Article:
|Vietnamese Deputy Prime Minister Vuong Dinh Hue speaks at the event
In his keynote remarks, Vietnamese Deputy Prime Minister Vuong Dinh Hue said in over half a century, the Asia - Pacific has thrived to become a driver of global economic growth, thanks in part to extensive economic linkages and making the most of the potential, advantages, and the importance of the agricultural sector and the network of micro, small, and medium enterprises (MSMEs).
He noted that efforts to increase regional trade and economic integration have produce important result, including the signing and implementation of many bilateral and multilateral FTAs.
“Vietnam has chosen international economic integration as the centre point of its efforts to actively integrate economically,” the Deputy PM said, adding that “the success of APEC 2017 in Vietnam is also a vivid manifestation of the vitality of cooperation and regional economic integration.”
Highlighting challenges posed by rising protectionism and differing views on integration and globalisation, Hue pointed to new cooperation areas such as value chains, integration, competition, e-commerce, saying they would bring about greater benefits from regional economic integration.
“We should take concrete actions to improve connectivity, similar to APEC’s and ASEAN’s initiative, focusing on three priorities: infrastructure, human, and institutions. Parliaments play an important part in this process as national legislative bodies,” the official stated.
Vietnam's Deputy Foreign Minister Bui Thanh Son delivered a report on the results of the 2017 APEC Economic Leaders' Meeting, which took place in the central city of Da Nang in November last year.
Talking about the relationship between the Asia-Pacific Economic Cooperation (APEC) and APPF, Canadian Senator Yuen Paul Woo said to boost connectivity between the two forums, there is a need to develop a secretariat mechanism and each nation ought to put into actions agendas adopted at these forums.
He said countries should learn from Vietnam’ example of closely organising the two events so that their relevant points could be integrated together.
At the session, participants focused on economic cooperation in the Asia-Pacific region. Their debate provided a parliamentary perspective on and contribution to efforts in the region targeting the expansion of trade, investment, peace, stability, prosperity and sustainable development, which revolves around the agenda of APEC Summit 2017.
They talked about the role of parliaments in promoting economic links intensively and comprehensively, food security and sustainable agricultural development, and support for MSMEs in the digital age.
Nurhayati Ali Assegaf, Chairperson of Indonesia’s Committee of Inter-Parliamentary Cooperation, suggested parliaments support the promotion of people-to-people diplomacy, opening of direct air routes, and simplification of visa procedures.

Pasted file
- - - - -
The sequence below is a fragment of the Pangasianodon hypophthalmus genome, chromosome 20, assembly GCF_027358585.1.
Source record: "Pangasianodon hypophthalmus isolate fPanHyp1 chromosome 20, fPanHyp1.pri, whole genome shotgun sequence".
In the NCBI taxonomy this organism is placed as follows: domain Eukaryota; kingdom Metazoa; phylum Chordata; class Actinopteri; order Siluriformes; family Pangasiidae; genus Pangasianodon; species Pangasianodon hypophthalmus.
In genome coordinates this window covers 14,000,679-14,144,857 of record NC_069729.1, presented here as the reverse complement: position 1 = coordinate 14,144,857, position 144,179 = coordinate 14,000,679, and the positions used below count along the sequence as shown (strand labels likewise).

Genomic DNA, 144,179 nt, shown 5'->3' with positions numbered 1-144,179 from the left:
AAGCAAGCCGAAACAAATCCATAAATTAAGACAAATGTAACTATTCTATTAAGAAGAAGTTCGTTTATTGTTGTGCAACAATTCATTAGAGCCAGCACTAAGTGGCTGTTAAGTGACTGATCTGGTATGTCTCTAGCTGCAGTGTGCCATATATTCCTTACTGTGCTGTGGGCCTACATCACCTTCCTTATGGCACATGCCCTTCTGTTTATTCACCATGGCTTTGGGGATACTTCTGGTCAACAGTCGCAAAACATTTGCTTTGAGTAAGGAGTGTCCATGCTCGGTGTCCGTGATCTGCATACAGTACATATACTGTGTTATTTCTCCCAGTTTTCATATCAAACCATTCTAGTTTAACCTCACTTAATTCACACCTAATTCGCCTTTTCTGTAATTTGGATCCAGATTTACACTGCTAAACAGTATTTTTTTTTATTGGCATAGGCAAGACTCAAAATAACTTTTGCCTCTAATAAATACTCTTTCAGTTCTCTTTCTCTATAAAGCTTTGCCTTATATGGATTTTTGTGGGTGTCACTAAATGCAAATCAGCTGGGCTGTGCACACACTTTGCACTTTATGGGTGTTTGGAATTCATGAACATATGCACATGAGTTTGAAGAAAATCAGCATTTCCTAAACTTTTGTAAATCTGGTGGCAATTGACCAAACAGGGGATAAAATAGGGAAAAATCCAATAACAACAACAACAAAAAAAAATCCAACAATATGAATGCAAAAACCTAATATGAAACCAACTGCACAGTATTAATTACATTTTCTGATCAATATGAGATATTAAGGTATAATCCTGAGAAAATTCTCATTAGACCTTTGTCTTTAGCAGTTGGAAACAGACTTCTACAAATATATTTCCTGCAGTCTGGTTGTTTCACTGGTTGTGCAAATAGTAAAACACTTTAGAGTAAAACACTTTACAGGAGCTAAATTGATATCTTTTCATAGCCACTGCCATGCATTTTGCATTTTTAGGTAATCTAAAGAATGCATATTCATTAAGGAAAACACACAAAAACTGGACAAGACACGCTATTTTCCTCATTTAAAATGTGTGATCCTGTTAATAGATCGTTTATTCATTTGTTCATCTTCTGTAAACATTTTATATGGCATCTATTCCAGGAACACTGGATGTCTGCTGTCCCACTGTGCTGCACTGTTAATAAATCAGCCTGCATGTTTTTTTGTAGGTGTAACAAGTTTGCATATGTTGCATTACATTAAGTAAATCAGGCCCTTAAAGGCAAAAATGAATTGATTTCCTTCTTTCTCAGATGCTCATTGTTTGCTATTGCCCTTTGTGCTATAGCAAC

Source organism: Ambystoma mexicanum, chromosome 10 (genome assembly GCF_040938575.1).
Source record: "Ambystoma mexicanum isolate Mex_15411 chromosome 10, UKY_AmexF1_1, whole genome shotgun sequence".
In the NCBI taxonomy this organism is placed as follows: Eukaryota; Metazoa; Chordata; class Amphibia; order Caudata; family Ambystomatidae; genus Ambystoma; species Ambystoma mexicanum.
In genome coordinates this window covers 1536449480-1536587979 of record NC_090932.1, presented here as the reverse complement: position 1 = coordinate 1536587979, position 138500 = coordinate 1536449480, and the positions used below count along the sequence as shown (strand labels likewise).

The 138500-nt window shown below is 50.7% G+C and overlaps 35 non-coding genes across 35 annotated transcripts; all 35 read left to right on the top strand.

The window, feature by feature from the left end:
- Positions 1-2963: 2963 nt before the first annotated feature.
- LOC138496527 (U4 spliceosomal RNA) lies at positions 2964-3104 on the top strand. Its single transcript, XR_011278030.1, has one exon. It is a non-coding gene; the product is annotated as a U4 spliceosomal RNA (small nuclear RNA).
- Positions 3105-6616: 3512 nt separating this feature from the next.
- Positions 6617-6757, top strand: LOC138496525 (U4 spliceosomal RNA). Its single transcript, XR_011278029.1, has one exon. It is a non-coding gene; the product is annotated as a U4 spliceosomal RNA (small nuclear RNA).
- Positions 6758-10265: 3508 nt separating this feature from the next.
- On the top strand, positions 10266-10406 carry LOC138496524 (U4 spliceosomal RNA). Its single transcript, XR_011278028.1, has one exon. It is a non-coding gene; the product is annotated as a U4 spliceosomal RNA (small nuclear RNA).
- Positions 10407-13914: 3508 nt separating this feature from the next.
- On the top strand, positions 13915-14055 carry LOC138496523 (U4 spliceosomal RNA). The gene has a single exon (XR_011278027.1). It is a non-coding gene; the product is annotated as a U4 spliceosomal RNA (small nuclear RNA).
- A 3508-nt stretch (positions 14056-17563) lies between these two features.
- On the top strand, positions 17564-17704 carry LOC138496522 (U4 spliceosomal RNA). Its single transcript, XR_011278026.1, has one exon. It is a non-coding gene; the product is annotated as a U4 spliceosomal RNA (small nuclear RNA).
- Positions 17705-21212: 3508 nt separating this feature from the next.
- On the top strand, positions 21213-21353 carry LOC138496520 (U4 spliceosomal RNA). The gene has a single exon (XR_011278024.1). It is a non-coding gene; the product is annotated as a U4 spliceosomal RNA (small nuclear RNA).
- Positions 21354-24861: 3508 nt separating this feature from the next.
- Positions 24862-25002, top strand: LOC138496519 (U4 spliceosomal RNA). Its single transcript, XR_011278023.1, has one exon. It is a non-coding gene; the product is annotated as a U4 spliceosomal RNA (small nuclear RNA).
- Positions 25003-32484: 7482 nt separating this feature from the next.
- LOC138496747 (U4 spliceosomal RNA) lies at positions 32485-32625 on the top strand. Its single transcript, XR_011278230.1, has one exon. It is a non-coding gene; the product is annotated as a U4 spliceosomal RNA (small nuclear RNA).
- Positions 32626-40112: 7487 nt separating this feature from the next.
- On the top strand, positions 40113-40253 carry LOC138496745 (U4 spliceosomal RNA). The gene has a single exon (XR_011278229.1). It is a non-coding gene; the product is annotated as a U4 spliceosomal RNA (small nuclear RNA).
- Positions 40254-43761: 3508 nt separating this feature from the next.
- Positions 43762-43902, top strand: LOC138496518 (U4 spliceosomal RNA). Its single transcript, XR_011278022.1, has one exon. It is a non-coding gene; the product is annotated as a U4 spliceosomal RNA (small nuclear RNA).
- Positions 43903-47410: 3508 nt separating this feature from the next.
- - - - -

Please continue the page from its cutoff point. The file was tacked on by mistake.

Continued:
She said gender equality promotion could have positive impact on GDP growth.
She suggested APPF members make efforts to improve the role of MSMEs and other economic sectors for extensive and equal economic integration.
Masazumi Gotoda, member of House of Representatives at the Nation Diet of Japan, said parliaments should play their inspection role to ensure the effective implementation of policies for economic growth related to currency and economic cooperation, among others.
He also suggested the building of a high-quality workforce for the digital age, and women empowerment, noting that fair competition is necessary for free trade.
Australian Senator John Williams said food security should concern the quality of soil and water, which can foster better nutrient sources that help people become healthier.
He stressed the importance of sharing knowledge among nations for common benefits and prosperity.
The APPF-26 will mull over regional cooperation in Asia-Pacific, and the future of APPF in its last two plenary sessions on January 20.
Founded in Tokyo, Japan in 1993, the APPF now gathers 27 members, namely Australia, Cambodia, Canada, China, Chile, Colombia, Costa Rica, Ecuador, Fiji, Indonesia, Japan, Laos, Malaysia, the Marshall Islands, Mexico, Micronesia, Mongolia, New Zealand, Papua New Guinea, Peru, the Philippines, the Republic of Korea, Russia, Singapore, Thailand, the US and Vietnam.
It is a mechanism that enables parliamentarians to discuss issues of common concern, and to deepen their understanding of the region and the interests and experience of its diverse members. The forum’s proceedings address political, security, economic, social and cultural issues, thus furthering regional cooperation and building relations between and among parliamentarians from the Asia-Pacific region.